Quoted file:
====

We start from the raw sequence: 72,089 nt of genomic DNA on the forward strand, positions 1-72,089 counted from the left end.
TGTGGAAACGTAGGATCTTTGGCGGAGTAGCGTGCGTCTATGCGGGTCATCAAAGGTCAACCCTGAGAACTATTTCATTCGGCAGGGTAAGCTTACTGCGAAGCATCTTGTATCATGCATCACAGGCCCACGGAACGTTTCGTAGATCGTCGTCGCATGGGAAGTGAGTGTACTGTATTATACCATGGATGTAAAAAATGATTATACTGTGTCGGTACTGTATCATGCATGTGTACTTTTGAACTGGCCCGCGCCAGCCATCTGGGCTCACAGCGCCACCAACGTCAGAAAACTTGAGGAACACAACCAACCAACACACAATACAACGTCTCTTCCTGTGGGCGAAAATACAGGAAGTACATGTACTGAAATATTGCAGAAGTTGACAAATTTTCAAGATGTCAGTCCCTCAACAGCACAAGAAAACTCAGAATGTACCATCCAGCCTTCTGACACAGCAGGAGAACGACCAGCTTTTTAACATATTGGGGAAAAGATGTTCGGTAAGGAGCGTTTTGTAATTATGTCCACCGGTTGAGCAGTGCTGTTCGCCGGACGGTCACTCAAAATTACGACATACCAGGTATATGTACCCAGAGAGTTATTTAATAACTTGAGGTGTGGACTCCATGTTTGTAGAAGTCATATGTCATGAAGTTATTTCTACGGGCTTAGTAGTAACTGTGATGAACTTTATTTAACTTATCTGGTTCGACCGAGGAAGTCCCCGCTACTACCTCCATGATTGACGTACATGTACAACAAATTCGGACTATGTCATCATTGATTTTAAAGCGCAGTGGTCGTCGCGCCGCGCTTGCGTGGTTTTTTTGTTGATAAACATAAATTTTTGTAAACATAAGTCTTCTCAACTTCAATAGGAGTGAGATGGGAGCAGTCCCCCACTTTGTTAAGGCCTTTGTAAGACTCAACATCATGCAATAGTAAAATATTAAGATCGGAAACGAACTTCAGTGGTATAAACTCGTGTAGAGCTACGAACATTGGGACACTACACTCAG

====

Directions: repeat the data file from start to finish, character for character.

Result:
We start from the raw sequence: 72,089 nt of genomic DNA on the forward strand, positions 1-72,089 counted from the left end.
TGTGGAAACGTAGGATCTTTGGCGGAGTAGCGTGCGTCTATGCGGGTCATCAAAGGTCAACCCTGAGAACTATTTCATTCGGCAGGGTAAGCTTACTGCGAAGCATCTTGTATCATGCATCACAGGCCCACGGAACGTTTCGTAGATCGTCGTCGCATGGGAAGTGAGTGTACTGTATTATACCATGGATGTAAAAAATGATTATACTGTGTCGGTACTGTATCATGCATGTGTACTTTTGAACTGGCCCGCGCCAGCCATCTGGGCTCACAGCGCCACCAACGTCAGAAAACTTGAGGAACACAACCAACCAACACACAATACAACGTCTCTTCCTGTGGGCGAAAATACAGGAAGTACATGTACTGAAATATTGCAGAAGTTGACAAATTTTCAAGATGTCAGTCCCTCAACAGCACAAGAAAACTCAGAATGTACCATCCAGCCTTCTGACACAGCAGGAGAACGACCAGCTTTTTAACATATTGGGGAAAAGATGTTCGGTAAGGAGCGTTTTGTAATTATGTCCACCGGTTGAGCAGTGCTGTTCGCCGGACGGTCACTCAAAATTACGACATACCAGGTATATGTACCCAGAGAGTTATTTAATAACTTGAGGTGTGGACTCCATGTTTGTAGAAGTCATATGTCATGAAGTTATTTCTACGGGCTTAGTAGTAACTGTGATGAACTTTATTTAACTTATCTGGTTCGACCGAGGAAGTCCCCGCTACTACCTCCATGATTGACGTACATGTACAACAAATTCGGACTATGTCATCATTGATTTTAAAGCGCAGTGGTCGTCGCGCCGCGCTTGCGTGGTTTTTTTGTTGATAAACATAAATTTTTGTAAACATAAGTCTTCTCAACTTCAATAGGAGTGAGATGGGAGCAGTCCCCCACTTTGTTAAGGCCTTTGTAAGACTCAACATCATGCAATAGTAAAATATTAAGATCGGAAACGAACTTCAGTGGTATAAACTCGTGTAGAGCTACGAACATTGGGACACTACACTCAG